But even as Tea Partiers support lower taxes, they also say they will balance the budget when they come into power. Ideas on how to do that have been mixed and murky -- Angle supports abolishing the Department of Education while Paul argues that federal entitlement programs should be cut and suggested raising the age for Social Security and Medicare recipients.
On social issues, expect more stringent rules on same-sex marriage and abortion -- which Tea Party candidates unanimously oppose -- more gun rights, and more state's rights on issues such as education and immigration.
Tea Partiers also argue that security on the U.S.-Mexico border should be tightened and illegal immigrants should not be given a path to legal residence.
The "Contract from America," endorsed by FreedomWorks and several other Tea Party groups, gives a glimpse into the direction that a Tea Party-controlled Congress would take the country. The contract offers few specifics. Instead, there are broad guidelines on economic freedom, ending "runaway government spending," stopping tax hikes and cutting earmarks.
The Tea Party phenomenon is not unlike the grassroots movement that propelled candidate-Obama to victory. Both were as result of strong anti-Washington sentiment and the idea that change is needed in the way the government works.
More than 35 candidates in the mid-term elections are backed by national Tea Party groups and an increasing number of those who are part of the Republican establishment are tuning in to Tea Party ideas.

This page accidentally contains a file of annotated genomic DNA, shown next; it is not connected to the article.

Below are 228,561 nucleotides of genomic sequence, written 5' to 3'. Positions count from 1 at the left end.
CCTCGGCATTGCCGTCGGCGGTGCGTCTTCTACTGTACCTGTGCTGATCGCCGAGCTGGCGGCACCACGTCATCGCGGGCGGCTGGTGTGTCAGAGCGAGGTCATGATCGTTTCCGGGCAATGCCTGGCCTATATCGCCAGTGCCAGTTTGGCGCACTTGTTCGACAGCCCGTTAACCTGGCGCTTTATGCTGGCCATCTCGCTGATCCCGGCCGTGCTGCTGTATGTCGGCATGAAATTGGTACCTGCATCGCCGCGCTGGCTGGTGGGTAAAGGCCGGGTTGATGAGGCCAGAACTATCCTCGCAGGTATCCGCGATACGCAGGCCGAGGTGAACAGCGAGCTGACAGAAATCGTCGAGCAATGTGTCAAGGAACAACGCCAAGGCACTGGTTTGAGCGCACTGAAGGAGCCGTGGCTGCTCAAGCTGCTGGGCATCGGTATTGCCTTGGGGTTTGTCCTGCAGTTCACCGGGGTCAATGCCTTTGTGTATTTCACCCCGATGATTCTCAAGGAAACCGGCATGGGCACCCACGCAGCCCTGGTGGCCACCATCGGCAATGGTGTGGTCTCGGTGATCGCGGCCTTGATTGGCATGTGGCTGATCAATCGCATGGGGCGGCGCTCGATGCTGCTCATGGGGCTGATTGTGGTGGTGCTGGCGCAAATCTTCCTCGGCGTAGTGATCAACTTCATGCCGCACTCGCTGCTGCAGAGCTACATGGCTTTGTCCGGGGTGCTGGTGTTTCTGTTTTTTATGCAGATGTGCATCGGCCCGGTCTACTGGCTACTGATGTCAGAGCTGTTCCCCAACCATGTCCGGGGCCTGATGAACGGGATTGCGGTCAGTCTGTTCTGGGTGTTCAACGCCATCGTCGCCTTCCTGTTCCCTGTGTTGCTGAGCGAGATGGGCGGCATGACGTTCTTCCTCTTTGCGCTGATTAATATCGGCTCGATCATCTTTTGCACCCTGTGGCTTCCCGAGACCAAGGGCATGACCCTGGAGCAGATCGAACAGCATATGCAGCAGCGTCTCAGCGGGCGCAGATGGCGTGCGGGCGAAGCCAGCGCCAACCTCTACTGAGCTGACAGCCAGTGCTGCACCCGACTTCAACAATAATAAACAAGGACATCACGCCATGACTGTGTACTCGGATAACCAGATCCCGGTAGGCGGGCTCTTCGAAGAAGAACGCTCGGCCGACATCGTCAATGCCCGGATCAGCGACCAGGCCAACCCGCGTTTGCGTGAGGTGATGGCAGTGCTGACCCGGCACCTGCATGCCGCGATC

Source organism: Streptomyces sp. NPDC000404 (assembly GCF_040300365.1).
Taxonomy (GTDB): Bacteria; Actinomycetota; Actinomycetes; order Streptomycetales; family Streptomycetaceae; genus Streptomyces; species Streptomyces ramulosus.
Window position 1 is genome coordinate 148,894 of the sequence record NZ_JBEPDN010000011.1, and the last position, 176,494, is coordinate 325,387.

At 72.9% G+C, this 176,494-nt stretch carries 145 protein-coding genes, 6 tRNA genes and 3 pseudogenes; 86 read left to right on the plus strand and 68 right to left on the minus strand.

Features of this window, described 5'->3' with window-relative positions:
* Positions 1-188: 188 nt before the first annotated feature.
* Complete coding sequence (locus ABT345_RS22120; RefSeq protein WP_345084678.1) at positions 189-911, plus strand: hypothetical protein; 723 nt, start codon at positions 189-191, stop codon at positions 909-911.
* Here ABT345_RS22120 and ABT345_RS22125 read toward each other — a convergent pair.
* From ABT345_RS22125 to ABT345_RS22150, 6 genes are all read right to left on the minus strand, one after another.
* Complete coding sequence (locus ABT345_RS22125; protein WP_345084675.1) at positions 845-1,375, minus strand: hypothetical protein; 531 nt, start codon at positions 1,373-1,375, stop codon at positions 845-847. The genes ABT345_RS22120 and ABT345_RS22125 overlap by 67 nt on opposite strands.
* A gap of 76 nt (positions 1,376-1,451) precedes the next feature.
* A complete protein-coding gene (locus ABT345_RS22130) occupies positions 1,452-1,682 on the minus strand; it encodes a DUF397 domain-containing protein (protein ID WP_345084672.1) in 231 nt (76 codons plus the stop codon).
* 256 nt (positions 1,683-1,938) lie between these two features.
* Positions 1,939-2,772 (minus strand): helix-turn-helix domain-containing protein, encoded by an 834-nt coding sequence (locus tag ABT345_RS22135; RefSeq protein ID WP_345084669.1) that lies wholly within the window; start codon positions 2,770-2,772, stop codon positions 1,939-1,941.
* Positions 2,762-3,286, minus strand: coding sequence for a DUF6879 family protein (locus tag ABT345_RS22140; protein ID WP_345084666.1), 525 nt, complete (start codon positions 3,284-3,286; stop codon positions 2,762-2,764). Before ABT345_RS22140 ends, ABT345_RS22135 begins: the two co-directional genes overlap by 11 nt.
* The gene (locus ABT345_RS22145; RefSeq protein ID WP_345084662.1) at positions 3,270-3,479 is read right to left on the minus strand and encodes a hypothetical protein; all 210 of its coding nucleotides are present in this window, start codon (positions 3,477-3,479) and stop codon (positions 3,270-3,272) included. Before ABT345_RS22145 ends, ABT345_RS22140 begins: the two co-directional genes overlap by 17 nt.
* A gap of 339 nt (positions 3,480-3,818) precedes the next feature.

Joe Miller in Alaska and Rand Paul in Kentucky have very strong chances to win their respective Senate seats.
"One of the beautiful things about the Tea Party is that it has attracted so many people around mainstream similar goals of getting our government back to basics and getting spending under control," said John O'Hara, author of "A New American Tea Party." "We can't continue on the same path."
While the Tea Party's influence is on the decline, according to the latest ABC News/Washington Post poll, enthusiasm within the group is still very high. Among registered voters who strongly support the movement, 92 percent said they were certain to vote next month.
Chernow, a Constitutional historian, said it's not uncommon to see such dissent and frustration when the economy is weak. But whether candidates actually fulfill their promises when they take power is another story.
"What we've found through American history is that very often people who run against Washington, once they control Washington, develop a taste for power or don't really have the courage to cut spending... every spending program has a constituency," Chernow said. "Under Ronald Reagan, the government continued to grow and increase entitlement programs, defense spending."
"It's easier for groups out of Washington to promise to cut taxes, often difficult to deal with in practice," he added.